One of life’s great pleasures, at least for a Brit, has to be a big old bacon sandwich and a big old mug of tea. The bread has to be thick cheap white, no ciabattas or focaccias thank you, and the tea has to be proper tea, not some designer nonsense or some soppy tisane.
Of course getting decent bacon has become harder and harder over the years. What looks pleasingly plump in the packet, shrinks alarmingly on being cooked, leeching all kinds of white gunk out into the pan so that you end up with nothing but a travesty of a bacon sarny.
People of a certain age always say bacon isn’t what it was, personally I remember it used to have little white bones in it, which I a fastidious eater even at 11 years old, would pick out and flick under the table in disgust.
These days many children, and indeed many twenty-somethings, scream in horror if they are confronted with the reality of what meat really is and where it comes from, hence their passion for the anonymity of minced meat in various formats. So Denhay are probably doing the right thing by leaving those bones out of their bacon
It’s advertised as dry cured with sea salt, hand-rubbed with the stuff in fact. Sounds good and indeed it tastes proper, the salt bringing out the meat’s flavour by drawing out the water. The other result of this technique is that you’re paying for the meat, not the liquid.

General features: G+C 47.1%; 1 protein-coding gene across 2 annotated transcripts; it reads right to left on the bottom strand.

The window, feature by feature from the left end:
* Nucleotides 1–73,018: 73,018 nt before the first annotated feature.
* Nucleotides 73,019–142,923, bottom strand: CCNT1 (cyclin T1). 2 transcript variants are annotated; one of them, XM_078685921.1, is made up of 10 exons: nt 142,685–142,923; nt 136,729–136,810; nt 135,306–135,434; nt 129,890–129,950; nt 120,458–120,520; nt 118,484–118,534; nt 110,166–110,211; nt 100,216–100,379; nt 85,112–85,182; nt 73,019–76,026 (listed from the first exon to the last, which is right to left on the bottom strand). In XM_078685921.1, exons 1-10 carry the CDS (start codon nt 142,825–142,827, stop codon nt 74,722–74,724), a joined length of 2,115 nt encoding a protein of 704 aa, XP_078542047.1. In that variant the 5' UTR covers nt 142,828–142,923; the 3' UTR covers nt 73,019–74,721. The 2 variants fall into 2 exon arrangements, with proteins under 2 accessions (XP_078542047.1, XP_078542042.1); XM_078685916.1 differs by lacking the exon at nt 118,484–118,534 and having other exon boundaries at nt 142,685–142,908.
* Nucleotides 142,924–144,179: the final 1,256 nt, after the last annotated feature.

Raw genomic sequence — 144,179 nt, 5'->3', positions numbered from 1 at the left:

The size and shape of the bacon after cooking is pretty much the size and shape it was before cooking began, meaning you get a more meaty mouthful. And in other good news Denhay assure us all that the pigs were treated decently being outdoor bred and decently fed before meeting their end. All in all, the Denhay promise of proper bacon is borne out in the eating and I’d certainly eat some more.
Brown or ‘red’ sauce is a matter of choice; it has to be Heinz Tomato for me but we tried Tracklements Tomato Ketchup and frankly it didn’t work. It was a very high quality sauce and no doubt would be great for many things, but the vinegar acidity was too low for the primary purpose of layering into a bacon sandwich or globbing onto scrambled eggs. Some dishes need a bit of crudity and the Tracklements is too refined.
The mug of tea to wash it down came courtesy of Victory tea who’d sent a pack of 16 teabags to the office. Yes we blagged a freebie, so obviously anything we say about the tea will clearly be suspect. The fact that we liked the tea a lot will only add fuel to that holy fire for some people. However hand on heart we can say the fact that we didn’t pay for the teabags did not influence us in our duty.
You can’t actually buy Victory tea in the shops anyway. You can only buy Victory Tea in bulk and online.This can make it up to 50% cheaper than tea in the shops. Their Blend No. 1 that we tried is a black tea blended from East African teas and vacuum packed almost immediately after picking and foil wrapped for freshness, so it will last in the larder for months.
The flavour is traditional, again it’s ‘how it used to be’ before people invented circular teabags and pyramids and other kinds of gimmicks that, ultimately, make no discernible difference to the taste. It’s tea to drink out of a great big china mug, tea to drink after some terrible event as is the British way, our local anaesthetic. We liked it and may well get some bulk in for the office and cut our overheads.
If you want to try some for cheap, you can. Click here to order a Victory trial pack for just £1.50